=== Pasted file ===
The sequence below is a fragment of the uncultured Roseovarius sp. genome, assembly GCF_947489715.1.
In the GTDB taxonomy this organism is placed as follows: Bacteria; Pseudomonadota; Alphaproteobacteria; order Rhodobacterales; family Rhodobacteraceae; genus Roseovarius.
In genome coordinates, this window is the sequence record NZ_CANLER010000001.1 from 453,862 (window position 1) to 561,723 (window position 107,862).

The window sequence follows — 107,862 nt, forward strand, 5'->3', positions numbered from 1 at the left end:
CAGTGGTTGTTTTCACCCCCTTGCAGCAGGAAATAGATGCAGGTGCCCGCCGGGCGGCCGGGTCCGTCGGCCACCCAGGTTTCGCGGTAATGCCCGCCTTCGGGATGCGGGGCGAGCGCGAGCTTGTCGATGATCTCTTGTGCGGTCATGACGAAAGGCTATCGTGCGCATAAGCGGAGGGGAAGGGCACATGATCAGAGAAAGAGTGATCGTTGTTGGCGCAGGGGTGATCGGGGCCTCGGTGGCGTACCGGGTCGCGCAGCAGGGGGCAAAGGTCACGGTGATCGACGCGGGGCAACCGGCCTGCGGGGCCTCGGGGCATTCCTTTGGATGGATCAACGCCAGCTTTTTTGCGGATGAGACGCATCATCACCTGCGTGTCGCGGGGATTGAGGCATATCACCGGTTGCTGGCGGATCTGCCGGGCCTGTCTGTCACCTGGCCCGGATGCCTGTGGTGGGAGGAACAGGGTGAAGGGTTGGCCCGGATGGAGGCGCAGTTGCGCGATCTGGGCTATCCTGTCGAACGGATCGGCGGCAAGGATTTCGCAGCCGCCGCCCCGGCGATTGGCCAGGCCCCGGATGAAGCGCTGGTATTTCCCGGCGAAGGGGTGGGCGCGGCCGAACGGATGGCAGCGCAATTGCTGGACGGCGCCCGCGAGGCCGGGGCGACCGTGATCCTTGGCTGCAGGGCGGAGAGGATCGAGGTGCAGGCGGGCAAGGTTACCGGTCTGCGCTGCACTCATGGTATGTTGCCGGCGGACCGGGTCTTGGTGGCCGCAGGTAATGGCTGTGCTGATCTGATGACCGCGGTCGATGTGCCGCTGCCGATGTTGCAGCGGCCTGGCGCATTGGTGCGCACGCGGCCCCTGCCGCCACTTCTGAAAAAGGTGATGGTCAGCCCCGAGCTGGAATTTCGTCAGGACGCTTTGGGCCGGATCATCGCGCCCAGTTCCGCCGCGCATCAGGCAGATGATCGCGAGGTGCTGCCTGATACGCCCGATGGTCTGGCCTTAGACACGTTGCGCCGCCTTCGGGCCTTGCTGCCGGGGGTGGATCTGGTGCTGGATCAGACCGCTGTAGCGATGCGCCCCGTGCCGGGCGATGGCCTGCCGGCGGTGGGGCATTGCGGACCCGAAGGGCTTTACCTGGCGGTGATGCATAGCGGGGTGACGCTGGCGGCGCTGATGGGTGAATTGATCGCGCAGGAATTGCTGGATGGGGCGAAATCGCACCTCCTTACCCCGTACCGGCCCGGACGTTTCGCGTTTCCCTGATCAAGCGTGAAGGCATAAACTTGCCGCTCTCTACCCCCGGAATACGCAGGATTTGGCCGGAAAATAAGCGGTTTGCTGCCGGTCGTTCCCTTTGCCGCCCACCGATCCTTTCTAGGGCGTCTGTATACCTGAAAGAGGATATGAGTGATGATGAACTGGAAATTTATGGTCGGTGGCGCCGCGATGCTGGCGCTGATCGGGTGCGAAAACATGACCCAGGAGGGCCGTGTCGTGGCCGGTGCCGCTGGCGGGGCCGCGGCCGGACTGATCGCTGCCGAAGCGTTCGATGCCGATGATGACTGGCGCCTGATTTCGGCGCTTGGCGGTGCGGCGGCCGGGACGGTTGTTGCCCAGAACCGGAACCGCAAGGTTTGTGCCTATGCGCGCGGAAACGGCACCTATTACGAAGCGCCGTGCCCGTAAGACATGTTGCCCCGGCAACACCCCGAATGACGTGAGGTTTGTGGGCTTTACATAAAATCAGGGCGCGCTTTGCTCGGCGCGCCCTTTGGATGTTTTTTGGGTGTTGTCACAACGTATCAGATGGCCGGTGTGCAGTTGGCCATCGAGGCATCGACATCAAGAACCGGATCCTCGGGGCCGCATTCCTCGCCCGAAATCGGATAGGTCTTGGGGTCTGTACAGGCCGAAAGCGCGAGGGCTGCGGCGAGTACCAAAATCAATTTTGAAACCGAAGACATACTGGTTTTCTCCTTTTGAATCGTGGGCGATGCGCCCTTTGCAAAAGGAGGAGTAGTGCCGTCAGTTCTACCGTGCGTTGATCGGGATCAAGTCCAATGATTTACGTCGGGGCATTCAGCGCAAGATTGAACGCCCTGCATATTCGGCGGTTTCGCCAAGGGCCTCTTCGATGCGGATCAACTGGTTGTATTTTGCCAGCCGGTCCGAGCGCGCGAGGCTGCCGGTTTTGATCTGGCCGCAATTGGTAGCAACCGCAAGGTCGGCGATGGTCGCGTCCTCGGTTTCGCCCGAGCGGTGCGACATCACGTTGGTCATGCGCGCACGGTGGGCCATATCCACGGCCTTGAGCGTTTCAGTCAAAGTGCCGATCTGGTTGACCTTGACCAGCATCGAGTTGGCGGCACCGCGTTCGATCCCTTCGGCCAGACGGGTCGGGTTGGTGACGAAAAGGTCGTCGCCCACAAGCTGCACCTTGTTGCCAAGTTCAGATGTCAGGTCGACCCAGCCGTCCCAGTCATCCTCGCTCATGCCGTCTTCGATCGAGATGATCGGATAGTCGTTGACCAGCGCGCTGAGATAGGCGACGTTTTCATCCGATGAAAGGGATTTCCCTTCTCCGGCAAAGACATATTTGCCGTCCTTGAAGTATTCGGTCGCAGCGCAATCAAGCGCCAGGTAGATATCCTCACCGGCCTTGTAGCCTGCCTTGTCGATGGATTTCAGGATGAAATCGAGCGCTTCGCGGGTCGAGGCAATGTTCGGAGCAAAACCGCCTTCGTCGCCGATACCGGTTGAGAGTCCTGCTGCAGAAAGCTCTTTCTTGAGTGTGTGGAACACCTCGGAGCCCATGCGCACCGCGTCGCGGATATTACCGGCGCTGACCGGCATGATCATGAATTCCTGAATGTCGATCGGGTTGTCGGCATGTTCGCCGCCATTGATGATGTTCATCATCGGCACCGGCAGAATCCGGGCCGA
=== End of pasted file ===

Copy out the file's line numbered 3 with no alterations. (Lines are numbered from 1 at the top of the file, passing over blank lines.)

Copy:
In genome coordinates, this window is the sequence record NZ_CANLER010000001.1 from 453,862 (window position 1) to 561,723 (window position 107,862).